DGCA to license Indian ATCOs after being ranked below the standard of Nepal

-NEW DELHI

India and UN global aviation watchdog International Civil Aviation Organisation (ICAO) has differed on a fundamental concept on the authority to license Air Traffic Controller. The difference has resulted in global aviation watchdog ICAO giving a low score to India after safety oversight audit. Senior Civil Aviation Ministry officials on Monday said India’s score after the latest ICAO audit fell to 57.44 per cent from the previous level of 65.82 per cent.

According to the latest ICAO audit data, India is placed below neighboring Nepal, Pakistan and many other countries. Following that the government has decided to entrust the regulation of air traffic controllers with the DGCA.

The DGCA is currently developing a system to oversee the controllers of AAI (Airport Authority of India), which once in place, would improve the effective implementation levels as required by the ICAO.

The ICAO told the ministry that there was a need for an independent regulatory oversight by the DGCA on the AAI with respect to air traffic controllers, the officials said. At present, the AAI is regulating as well as providing services of air traffic controllers.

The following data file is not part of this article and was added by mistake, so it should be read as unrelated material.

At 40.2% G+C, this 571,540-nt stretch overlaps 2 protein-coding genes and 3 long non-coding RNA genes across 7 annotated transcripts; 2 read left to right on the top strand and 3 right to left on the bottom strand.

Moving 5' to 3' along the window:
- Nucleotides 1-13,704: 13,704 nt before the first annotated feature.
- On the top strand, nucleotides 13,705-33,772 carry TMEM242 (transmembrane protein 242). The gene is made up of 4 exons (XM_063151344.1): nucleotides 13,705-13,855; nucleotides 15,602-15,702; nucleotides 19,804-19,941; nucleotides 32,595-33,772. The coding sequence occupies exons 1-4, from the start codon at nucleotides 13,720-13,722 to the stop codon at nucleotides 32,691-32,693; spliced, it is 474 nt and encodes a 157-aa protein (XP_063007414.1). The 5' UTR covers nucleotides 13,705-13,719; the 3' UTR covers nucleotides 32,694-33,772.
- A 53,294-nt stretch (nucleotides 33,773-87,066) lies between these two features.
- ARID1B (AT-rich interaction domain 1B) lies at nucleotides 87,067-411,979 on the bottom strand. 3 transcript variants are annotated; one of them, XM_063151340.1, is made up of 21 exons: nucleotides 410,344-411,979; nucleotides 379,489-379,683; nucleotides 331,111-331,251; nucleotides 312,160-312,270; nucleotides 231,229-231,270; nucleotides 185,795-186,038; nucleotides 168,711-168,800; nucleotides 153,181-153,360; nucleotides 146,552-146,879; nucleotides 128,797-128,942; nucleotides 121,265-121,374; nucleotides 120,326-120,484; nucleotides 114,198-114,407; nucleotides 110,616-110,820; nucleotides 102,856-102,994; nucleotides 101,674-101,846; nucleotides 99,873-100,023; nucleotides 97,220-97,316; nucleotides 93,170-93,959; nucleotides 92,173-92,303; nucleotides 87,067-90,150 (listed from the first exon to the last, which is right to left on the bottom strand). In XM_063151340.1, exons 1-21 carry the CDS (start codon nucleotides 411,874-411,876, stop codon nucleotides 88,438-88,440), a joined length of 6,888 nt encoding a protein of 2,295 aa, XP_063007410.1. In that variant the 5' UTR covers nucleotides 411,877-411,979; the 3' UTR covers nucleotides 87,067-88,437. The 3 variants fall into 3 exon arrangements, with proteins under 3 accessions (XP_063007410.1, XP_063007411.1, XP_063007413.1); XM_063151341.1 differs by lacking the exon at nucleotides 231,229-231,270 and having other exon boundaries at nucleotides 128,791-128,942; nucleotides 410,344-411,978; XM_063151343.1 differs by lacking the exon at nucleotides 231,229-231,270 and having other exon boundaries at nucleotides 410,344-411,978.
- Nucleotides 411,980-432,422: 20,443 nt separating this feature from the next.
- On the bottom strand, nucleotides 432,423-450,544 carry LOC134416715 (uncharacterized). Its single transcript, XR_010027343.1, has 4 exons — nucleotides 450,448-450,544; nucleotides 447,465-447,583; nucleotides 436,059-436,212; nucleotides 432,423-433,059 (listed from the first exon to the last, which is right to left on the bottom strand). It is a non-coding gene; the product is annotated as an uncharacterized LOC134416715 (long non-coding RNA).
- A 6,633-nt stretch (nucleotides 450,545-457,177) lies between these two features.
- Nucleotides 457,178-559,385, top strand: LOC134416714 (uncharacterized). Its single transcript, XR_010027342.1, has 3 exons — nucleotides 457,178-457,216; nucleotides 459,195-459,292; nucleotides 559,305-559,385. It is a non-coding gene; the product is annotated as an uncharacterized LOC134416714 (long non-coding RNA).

According to DGCA chief B S Bhullar, if the ICAO had not taken this aspect into consideration, then India’s score after the audit would have been 71.13 per cent.

The ICAO carried out a detailed audit of India under the Universal Safety Oversight Audit Programme in November 2017 and again another team came in February this year.

The score is based on eight audit areas, including primary aviation legislation and aviation regulations, civil aviation organisation, personnel licensing and training.

According to the latest ICAO audit data, India is placed below neighbouring Nepal, Pakistan and many other countries.

Choubey asserted that the ICAO did not raise any serious safety concerns after the audit. The safety and security of Indian aviation sector would not be compromised, he added. Meanwhile, the US Federal Aviation Administration today started an audit of the Directorate General of Civil Aviation (DGCA). The audit would cover three key areas — operations, airworthiness and pilots’ licensing mechanism.

Since 2013, this would be the third audit of the domestic aviation regulator by the FAA. In 2013, the American regulator had downgraded the safety ranking of the Indian aviation sector and it was restored only in 2015.

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